The last one kills.
Grim sentiment, and I only have the vaguest notion why it was the first thing that popped into my head when I heard William Westmoreland had died.
It probably has something to do with the fact that Westmoreland spent a lot of time and energy -- presumably up until the last hour -- over the last 30 years refighting the Vietnam War. Insisting that it had been, in some way, “winnable”. During his prosecution of the war, he was relentlessly and insanely optimistic (translation: “a liar”) about how well the war was going and how it could be won. We were always just on the verge of turning the corner in Vietnam.
He completely misread the insurgency.
He wildly overstated gains and underplayed losses.
He was adamant until the very end that if only he’d been allowed to expand the war into the surrounding countries (and when that failed, presumably other planets) Final Victory would have been ours.
All without ever stating in clear, measurable "No Child Left Behind"-like metrics, exactly what in the hell "victory" was ever supposed to look like
He was , in other words, the very Model of a Modern Rumsfeld General: Westmoreland was a Neocon, before being a Neocon was cool.
This from the NYT:
July 19, 2005
Top Vietnam General William Westmoreland Dies at 91
By ERIC PACE
Gen. William C. Westmoreland, who commanded the United States forces in Vietnam from 1964 to 1968, overseeing the vast troop buildup and the height of the fighting, died last night in a retirement home in Charleston, S.C., his son, James Ripley Westmoreland, announced. The general was 91.
Over the years, he was widely criticized, inside and outside the armed forces, for his prime role in the conduct of the Vietnam War. One of his deputies in Vietnam, Gen. Bruce Palmer Jr., who rose to be vice chief of staff of the Army, later called the war "the first clear failure" in American military history.
But in his memoirs, General Westmoreland blamed the outcome on the South Vietnamese Army and on President Johnson's refusal to broaden the war into Laos, Cambodia and North Vietnam. The general contended that in Vietnam the American forces' record of "achievements was remarkable: the mammoth logistical buildup, various tactical expedients and innovations, the advisory effort, civic action programs."
A military historian and former Army major, Andrew F. Krepinevich, argued that the general had suffered from self-delusion in Vietnam. In a 1986 book, "The Army and Vietnam" (Johns Hopkins), the major said, "In focusing on the attrition of enemy forces rather than on defeating the enemy through denial of his access to the population," General Westmoreland's command "missed whatever opportunity it had to deal the insurgents a crippling blow."
In an interview in 1991, he said that in the Vietnam war, "because President Johnson was afraid of bringing in China and starting a world war, we weren't allowed to enlarge the battlefield." That left the North Vietnamese with sanctuaries, in North Vietnam, Cambodia and Laos, from which they could send troops and supplies into South Vietnam.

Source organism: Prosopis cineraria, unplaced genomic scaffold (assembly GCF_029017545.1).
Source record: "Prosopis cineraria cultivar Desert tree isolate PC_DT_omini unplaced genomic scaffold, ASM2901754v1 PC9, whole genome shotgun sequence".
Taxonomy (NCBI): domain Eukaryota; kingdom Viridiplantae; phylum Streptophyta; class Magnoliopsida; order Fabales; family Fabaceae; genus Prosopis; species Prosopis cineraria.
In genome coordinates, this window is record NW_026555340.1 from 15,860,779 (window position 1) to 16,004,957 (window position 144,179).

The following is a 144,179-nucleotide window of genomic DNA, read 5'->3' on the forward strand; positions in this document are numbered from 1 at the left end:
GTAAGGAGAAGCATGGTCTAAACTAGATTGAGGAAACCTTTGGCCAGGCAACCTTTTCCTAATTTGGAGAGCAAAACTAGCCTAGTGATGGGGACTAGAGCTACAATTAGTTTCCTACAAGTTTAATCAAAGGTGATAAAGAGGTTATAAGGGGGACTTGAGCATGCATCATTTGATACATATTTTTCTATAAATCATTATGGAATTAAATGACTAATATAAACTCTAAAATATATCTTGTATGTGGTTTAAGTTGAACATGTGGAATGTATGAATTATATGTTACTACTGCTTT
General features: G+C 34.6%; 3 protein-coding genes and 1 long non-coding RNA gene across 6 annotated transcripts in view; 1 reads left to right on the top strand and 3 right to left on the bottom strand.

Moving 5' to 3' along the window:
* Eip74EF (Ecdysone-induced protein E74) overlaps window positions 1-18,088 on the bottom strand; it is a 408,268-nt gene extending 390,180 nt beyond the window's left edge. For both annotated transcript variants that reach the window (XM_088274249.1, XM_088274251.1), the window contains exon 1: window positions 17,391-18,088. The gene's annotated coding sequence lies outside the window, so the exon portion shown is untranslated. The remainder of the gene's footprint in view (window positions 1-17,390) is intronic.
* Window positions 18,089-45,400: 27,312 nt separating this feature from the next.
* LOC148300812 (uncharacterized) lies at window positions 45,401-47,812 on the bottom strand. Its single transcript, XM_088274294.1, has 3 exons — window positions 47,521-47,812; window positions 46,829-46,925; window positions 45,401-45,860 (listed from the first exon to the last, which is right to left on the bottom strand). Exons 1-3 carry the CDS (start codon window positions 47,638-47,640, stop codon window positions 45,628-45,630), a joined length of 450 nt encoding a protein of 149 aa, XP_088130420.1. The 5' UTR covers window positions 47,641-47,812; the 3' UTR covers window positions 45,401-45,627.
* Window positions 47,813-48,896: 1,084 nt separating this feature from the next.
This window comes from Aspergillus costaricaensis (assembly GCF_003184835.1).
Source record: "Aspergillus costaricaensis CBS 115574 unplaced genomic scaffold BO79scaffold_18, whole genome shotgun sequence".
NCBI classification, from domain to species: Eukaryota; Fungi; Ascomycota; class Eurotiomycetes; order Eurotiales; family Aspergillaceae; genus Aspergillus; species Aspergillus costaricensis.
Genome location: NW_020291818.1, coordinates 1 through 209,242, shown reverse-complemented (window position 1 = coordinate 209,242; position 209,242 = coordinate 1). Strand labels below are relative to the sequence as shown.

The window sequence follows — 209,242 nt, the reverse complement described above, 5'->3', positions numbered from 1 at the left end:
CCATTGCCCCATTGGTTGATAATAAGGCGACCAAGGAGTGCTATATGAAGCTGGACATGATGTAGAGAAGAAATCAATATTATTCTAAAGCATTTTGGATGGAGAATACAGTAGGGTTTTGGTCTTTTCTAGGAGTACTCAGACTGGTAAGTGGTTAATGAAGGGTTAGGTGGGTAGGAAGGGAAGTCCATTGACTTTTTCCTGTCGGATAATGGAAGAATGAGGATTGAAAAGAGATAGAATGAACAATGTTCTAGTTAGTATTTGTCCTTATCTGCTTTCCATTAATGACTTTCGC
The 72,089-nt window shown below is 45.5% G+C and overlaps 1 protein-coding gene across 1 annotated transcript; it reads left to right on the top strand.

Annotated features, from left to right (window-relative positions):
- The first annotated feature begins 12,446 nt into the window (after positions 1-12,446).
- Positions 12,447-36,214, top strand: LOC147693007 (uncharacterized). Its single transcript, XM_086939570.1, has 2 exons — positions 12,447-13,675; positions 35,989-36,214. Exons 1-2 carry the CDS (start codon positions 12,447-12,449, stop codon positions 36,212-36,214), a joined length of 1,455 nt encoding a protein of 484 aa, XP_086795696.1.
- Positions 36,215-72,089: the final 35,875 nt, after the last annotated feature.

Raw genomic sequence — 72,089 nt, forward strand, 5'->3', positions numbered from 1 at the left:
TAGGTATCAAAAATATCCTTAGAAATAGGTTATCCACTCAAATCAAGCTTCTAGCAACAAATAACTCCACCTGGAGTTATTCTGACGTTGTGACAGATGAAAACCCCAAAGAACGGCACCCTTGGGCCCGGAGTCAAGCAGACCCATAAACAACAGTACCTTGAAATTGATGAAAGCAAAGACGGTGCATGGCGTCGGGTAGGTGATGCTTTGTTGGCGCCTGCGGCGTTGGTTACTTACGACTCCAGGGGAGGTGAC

The general also defended his record in his memoirs as well as in the libel suit, for $120 million, over the CBS documentary, which he said was inaccurate and defamatory.
The program, "The Uncounted Enemy: A Vietnam Deception," said, as Mr. McNamara put it in his book, "that Westy ordered his intelligence officers knowingly to underestimate enemy strength in order to bolster his claims of military progress." But Mr. McNamara contended in the book, "The CBS network mistakenly portrayed Westy as having lied to the president and me."
General Westmoreland married Katherine Van Deusen, a career Army officer's daughter, in 1947, when he was a colonel, and she survives him, together with their son and two daughters, Katherine Stevens Westmoreland and Margaret Childs Westmoreland.
First, as Iraq spirals towards its bloody endgame, the Administration will begin trance-channeling Westmoreland more and more frantically, and it will fall to us to hit ‘em ever harder with the evidence of their lies, their incompetence and their failure. In thirty years, we’ll still have Bushites and Yellow Elephant Keyboard Vets For Truth doddering around the country grabbing microphones and blaming their own sins, crimes, hubris, impotence and massive, lethal moral malfunction on everybody but themselves.
These people are congenital liars; they have never show any inclination towards conscience and we can’t expect them to suddenly sprout one just because they are tits-deep in the overwhelming evidence of their utter, complete and bloody wrongness about every, single thing. In the next year or two, they will be looking to bail out of the burning plane of their own failed foreign policy by deflecting blame and morphing 100% into Westmoreland mode, and we cannot allow that; we must never allow Revisionist Lies to go unchallenged.
Second, with the passing of Westmoreland at this exact moment, God has apparently given up on subtly altogether and is now just standing on our chest with the spiked heels on, screaming, “Wake the fuck up!”
Irony kills, kids. So does déjà vu. So when your Neocon friends offer you some, just say “No” to lying American Hegemonists, because no good can come of it.
Third, had a slightly better pic, but “Hello” flaked out on me. Maybe later